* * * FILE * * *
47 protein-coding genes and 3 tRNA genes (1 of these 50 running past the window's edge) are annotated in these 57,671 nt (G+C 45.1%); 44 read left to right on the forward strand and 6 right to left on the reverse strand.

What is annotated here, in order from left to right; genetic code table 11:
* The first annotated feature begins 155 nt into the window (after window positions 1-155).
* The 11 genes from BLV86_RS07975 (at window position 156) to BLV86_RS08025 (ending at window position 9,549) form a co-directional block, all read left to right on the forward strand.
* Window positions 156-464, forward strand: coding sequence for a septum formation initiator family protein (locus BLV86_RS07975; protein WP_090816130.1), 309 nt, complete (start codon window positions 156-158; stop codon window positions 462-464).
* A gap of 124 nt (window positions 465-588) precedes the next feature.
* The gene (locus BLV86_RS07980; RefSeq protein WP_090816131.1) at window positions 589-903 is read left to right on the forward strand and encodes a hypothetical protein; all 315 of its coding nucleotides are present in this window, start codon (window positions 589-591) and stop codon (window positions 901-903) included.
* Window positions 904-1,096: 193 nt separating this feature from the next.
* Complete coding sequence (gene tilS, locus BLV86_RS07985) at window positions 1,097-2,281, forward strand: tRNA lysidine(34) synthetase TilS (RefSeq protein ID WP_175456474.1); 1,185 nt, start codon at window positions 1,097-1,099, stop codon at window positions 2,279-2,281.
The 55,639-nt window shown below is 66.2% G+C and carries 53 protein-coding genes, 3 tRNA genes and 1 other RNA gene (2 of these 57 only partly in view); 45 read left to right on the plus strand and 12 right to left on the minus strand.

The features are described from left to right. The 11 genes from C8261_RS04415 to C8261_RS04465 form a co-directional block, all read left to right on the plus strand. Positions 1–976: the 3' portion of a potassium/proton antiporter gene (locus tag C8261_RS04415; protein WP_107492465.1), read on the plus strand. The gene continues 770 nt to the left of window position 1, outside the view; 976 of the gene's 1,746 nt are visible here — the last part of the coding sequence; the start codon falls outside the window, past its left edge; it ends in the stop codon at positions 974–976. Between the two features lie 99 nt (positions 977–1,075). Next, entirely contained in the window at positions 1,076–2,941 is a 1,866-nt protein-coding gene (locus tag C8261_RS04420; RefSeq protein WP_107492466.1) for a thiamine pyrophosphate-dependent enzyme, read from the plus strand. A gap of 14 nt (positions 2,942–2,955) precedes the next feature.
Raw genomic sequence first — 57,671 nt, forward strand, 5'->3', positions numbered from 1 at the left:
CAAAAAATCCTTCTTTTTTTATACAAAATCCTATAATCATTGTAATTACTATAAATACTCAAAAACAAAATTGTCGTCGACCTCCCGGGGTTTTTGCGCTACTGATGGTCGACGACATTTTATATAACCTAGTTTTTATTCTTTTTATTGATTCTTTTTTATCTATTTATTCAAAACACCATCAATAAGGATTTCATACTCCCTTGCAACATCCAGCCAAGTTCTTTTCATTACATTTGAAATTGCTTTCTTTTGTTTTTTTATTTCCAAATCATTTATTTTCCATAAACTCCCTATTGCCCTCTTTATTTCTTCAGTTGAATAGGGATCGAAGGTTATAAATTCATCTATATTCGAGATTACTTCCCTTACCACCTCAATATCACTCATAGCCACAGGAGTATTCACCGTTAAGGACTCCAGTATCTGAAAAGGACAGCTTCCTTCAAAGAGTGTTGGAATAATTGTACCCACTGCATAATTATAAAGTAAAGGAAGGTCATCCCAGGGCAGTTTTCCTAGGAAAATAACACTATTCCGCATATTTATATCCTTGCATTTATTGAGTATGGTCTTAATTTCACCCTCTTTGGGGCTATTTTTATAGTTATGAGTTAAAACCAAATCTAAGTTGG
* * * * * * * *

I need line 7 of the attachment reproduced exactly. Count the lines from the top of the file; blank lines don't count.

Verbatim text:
* The gene (locus BLV86_RS07980; RefSeq protein WP_090816131.1) at window positions 589-903 is read left to right on the forward strand and encodes a hypothetical protein; all 315 of its coding nucleotides are present in this window, start codon (window positions 589-591) and stop codon (window positions 901-903) included.